Fatty Fatty Boom Boom by Rabia Chaudry is a memoir not just about food but also about fat shaming, body image, and the author’s lifelong struggle with it. A book about family, loving yet oppressive, with their subtle and not-so-subtle jabs about her weight and color. A public figure who struggled with body image before finally coming to accept her body.
One of my picks for #CauseAChatter this quarter is Women’s Empowerment and what better book to recommend than one that celebrates brave and outspoken women. Women who refuse to fit into a mould. Women who are labeled disobedient.
Set in the times of the Bengali renaissance, Chronicles of the Lost Daughters explores the socio-cultural politics of 19th-century Bengal including caste hierarchies, real-life figures, and events. A thought-provoking read that will have you turning the pages.
TJ Powar Has Something to Prove by Jesmeen Kaur Deo is much more than a rom-com. It is about beauty standards and social prejudices. About the pressure on teen girls to fit into the specific boxes. About self-worth that isn’t (and shouldn’t) be measured by outward appearance.
Rivals to lovers. Grumpy girl x sunshine boy. Diverse characters. Realistic relationships. Cute banter. . And most important of all, being your unapologetic self. Beauty and the Besharam is an easy summer read that is full of heart.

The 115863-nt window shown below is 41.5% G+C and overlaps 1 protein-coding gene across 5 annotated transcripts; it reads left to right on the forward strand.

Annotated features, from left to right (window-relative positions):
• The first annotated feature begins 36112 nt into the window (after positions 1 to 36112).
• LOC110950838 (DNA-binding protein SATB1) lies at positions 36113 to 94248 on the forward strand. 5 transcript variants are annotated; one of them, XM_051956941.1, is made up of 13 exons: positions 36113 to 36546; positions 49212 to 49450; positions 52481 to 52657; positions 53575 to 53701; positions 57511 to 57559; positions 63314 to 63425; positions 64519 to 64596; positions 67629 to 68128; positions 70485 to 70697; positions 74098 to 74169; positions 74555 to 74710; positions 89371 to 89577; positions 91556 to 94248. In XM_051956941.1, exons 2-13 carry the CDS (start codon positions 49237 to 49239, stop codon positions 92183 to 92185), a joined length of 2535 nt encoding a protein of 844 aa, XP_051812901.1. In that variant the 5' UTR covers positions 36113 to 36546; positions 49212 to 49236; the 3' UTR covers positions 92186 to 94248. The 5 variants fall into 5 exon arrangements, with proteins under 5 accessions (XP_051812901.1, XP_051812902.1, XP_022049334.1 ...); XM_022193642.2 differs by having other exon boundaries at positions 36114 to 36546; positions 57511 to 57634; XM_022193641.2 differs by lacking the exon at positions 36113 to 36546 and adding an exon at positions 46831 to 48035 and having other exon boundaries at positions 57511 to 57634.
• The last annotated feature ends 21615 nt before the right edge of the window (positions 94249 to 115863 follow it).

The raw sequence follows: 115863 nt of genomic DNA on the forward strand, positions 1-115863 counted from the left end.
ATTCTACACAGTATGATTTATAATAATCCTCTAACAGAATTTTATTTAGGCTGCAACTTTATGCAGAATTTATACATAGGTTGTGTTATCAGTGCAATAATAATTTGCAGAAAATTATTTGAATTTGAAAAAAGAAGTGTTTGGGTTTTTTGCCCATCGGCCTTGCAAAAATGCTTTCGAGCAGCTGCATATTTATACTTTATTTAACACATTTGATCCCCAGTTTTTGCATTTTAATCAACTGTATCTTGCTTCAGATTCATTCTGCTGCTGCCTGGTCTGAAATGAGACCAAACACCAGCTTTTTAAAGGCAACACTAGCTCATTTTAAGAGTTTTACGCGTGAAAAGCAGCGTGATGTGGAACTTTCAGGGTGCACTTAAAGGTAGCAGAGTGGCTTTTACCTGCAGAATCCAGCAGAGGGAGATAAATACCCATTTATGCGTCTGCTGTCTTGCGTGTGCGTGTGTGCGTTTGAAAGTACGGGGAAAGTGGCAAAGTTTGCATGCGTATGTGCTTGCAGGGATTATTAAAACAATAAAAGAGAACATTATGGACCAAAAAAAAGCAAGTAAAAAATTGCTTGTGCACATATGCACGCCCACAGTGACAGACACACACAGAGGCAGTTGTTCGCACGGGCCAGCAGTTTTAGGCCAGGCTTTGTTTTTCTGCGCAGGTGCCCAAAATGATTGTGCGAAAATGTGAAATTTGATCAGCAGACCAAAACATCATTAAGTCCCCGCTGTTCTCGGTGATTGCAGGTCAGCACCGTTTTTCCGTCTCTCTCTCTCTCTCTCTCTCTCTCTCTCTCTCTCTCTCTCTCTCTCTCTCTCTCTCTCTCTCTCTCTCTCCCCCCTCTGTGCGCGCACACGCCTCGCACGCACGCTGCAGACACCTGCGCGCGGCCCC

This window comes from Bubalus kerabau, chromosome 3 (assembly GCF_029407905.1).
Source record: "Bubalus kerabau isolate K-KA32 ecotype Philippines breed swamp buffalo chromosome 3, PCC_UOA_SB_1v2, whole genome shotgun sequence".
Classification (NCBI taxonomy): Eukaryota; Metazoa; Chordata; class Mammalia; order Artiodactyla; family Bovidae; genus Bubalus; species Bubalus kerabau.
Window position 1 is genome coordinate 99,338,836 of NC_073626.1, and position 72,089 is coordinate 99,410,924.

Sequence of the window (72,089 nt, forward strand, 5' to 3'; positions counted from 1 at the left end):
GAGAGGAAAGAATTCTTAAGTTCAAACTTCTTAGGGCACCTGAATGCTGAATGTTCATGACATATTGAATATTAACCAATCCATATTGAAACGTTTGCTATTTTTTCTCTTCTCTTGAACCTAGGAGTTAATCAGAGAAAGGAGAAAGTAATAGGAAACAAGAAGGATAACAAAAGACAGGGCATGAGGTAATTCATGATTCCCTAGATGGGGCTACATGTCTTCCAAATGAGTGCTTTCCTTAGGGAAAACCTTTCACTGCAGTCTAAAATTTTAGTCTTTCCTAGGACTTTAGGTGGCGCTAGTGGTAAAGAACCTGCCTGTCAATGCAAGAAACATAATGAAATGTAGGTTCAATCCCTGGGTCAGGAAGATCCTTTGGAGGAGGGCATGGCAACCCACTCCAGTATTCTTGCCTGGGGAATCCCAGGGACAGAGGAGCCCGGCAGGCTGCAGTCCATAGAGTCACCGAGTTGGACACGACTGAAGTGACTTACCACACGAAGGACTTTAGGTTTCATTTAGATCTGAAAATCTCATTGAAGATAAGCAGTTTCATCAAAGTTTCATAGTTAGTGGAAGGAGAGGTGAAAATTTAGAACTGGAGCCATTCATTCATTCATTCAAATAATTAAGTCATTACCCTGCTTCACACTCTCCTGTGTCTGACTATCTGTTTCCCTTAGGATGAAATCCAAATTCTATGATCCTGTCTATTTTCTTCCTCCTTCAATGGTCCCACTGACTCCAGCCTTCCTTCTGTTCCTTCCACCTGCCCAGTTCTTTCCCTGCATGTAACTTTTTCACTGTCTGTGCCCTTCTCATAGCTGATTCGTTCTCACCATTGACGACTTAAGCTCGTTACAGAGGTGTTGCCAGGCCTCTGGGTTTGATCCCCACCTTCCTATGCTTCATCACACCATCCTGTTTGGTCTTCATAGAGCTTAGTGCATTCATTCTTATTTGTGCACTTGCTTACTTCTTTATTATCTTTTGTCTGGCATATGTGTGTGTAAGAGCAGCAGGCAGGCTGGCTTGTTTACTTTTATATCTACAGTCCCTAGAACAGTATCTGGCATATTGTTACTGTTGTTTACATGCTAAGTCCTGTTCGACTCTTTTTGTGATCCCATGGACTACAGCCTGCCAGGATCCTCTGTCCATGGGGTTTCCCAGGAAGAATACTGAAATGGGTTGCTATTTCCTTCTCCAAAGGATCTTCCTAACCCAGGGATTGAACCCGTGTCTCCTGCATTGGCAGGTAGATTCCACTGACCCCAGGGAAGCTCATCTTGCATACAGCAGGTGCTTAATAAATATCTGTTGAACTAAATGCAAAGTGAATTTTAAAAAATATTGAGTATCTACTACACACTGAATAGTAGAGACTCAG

Historical fiction with a hint of magical realism. This Rebel Heart by Katherine Locke is the story of human resilience. Of the youth stepping up to take back what is rightfully theirs.
An illustrative symbol of women empowerment. That is what perfectly defines Aanandi by Jyoti Jha. The story of a remarkable young girl. An inspiring story of a determined woman to be self-reliant.
A gender-bent retelling of The Three Musketeers featuring a girl with chronic illness. A finishing school that is actually a training ground for lady spies. An assassination plot. A found sisterhood. One For All by Lillie Lainoff is a must-read.
“No act of kindness, no matter how small, is ever wasted”. That is the underlying theme of The Ogress and the Orphans by Kelly Barnhill. A charming middle grade fairy tale.
A story told in silence. A story without words. Crushing by Sophie Burrows is a stunning debut graphic novel about two lonely souls yearning for human connection.